Marcus acknowledges that he would not have made it to where he is today if not for the inclusive culture at LHH - in some instances, the support of allies has helped him create permanent change for the better. While enrolling himself and his spouse for health benefits, Marcus was asked whether his spouse was same-sex and questioned why that information was required. After raising it with his superior (who fully agreed with his concern), the matter was escalated until he received a call from the Vice President of Human Resources at the Adecco Group to reassure Marcus that his voice was heard and respected. “The fact that someone of his level would call to tell me my opinion matters, my voice matters, and to then find out that the policy was changed on a company-wide level: that was amazing”.
Time to make the future work for everyone
Working for true inclusion of LGBTQ+ people isn’t just vital for employee wellbeing; it’s also good for businesses. Studies suggest that economic development and LGBTQ+ inclusion are mutually reinforcing at the national level while businesses with LGBTQ+-friendly policies are more profitable than those without. Including LGBTQ+ people in the workplace isn’t just the right thing to do, it’s a crucial aspect of activating the entire workforce.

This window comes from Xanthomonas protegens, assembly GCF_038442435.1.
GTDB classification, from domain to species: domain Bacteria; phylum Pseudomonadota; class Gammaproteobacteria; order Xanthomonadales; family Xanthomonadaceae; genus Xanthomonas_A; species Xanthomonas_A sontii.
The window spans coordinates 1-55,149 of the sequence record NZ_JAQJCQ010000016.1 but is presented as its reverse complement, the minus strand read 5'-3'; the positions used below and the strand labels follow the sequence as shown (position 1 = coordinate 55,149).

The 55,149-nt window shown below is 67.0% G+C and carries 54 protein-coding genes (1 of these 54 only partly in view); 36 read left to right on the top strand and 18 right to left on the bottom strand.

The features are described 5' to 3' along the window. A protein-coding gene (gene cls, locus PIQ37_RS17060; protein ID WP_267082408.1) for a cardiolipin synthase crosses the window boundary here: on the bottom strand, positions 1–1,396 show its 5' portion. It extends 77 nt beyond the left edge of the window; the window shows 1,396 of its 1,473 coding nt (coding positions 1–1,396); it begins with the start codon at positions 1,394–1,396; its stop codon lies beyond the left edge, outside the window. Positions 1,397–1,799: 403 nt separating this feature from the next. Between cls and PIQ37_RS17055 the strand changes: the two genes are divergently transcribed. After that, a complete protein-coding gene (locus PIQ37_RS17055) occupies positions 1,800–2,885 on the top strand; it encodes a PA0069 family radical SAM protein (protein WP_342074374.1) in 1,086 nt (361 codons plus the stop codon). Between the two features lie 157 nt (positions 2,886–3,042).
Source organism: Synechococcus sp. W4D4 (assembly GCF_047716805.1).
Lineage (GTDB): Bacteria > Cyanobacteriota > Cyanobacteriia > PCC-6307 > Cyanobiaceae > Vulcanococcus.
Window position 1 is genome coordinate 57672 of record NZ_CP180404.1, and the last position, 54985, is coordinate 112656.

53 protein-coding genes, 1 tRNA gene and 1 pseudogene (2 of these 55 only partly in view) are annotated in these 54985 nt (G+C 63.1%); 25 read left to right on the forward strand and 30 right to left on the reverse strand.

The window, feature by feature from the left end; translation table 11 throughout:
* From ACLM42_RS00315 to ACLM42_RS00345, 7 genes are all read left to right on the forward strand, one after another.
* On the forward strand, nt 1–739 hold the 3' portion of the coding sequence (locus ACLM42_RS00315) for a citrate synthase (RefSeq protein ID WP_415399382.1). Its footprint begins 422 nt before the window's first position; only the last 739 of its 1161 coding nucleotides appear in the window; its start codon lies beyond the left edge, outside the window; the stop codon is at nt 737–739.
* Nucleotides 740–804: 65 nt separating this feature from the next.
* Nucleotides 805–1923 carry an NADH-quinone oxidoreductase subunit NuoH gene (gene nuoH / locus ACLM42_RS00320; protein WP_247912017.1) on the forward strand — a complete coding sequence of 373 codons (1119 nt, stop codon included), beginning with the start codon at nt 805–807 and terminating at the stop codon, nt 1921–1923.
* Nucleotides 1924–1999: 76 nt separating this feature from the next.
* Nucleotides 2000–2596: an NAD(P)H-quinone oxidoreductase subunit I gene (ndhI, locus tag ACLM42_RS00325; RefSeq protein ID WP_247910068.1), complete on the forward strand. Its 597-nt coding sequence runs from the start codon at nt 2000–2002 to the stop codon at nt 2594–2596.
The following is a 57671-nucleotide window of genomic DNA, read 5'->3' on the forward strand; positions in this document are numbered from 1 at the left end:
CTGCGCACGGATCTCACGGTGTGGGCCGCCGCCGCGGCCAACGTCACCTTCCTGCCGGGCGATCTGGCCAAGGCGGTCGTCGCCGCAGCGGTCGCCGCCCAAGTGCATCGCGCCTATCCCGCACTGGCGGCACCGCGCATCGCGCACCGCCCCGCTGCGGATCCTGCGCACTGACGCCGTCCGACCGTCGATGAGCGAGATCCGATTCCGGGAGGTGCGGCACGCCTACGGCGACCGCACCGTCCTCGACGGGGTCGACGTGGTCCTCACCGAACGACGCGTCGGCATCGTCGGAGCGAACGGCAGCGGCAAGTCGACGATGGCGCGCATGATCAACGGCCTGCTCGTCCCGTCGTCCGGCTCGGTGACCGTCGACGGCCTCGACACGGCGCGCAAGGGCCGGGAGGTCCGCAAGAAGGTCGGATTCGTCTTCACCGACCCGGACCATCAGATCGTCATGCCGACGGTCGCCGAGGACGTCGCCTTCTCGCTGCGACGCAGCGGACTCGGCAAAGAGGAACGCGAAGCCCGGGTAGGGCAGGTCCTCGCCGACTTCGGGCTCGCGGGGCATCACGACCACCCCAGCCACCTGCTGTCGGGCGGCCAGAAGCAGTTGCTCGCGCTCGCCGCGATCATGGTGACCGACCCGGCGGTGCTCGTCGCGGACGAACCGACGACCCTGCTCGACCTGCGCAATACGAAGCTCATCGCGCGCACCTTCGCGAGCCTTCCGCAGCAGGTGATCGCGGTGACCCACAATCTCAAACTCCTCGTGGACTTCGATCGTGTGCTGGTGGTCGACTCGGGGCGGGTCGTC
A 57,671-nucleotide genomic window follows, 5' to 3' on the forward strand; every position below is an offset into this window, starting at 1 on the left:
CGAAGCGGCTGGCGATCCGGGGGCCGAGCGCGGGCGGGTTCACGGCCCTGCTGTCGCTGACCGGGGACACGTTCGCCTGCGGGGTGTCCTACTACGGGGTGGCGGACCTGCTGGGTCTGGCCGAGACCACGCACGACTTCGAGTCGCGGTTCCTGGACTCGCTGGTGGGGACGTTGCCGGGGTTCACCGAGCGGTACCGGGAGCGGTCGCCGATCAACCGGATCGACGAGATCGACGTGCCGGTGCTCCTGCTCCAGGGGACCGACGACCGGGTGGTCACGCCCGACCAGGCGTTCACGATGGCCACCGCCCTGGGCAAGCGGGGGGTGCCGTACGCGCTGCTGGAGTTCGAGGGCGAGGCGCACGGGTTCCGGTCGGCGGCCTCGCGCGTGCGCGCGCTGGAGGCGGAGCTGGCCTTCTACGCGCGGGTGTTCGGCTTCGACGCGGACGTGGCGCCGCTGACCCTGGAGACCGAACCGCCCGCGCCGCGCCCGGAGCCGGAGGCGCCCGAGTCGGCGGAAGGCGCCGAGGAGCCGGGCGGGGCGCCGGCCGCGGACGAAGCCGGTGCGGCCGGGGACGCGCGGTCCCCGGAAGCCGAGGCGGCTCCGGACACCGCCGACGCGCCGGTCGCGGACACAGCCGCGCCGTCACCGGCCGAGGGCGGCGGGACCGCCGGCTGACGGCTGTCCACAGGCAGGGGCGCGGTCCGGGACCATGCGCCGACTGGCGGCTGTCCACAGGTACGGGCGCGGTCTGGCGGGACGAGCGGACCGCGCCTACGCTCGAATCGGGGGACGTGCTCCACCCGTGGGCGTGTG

Our commitment to EDI sits at our very core. We believe that to do better, we must push ourselves further by keeping ourselves and each other accountable to our values and that actions speak louder than words.
“What companies can do to make things better in the future is to continue to educate," says Marcus. “Not just to tick the box during Pride Month, Black History Month or International Women’s Day. Change will come if you’re willing to continue working on it every day from the very top level to the bottom.”
Whether you’re an organization looking to boost your DE&I or a candidate looking for your next job in an inclusive company, we can help. Get in touch with an LHH expert today.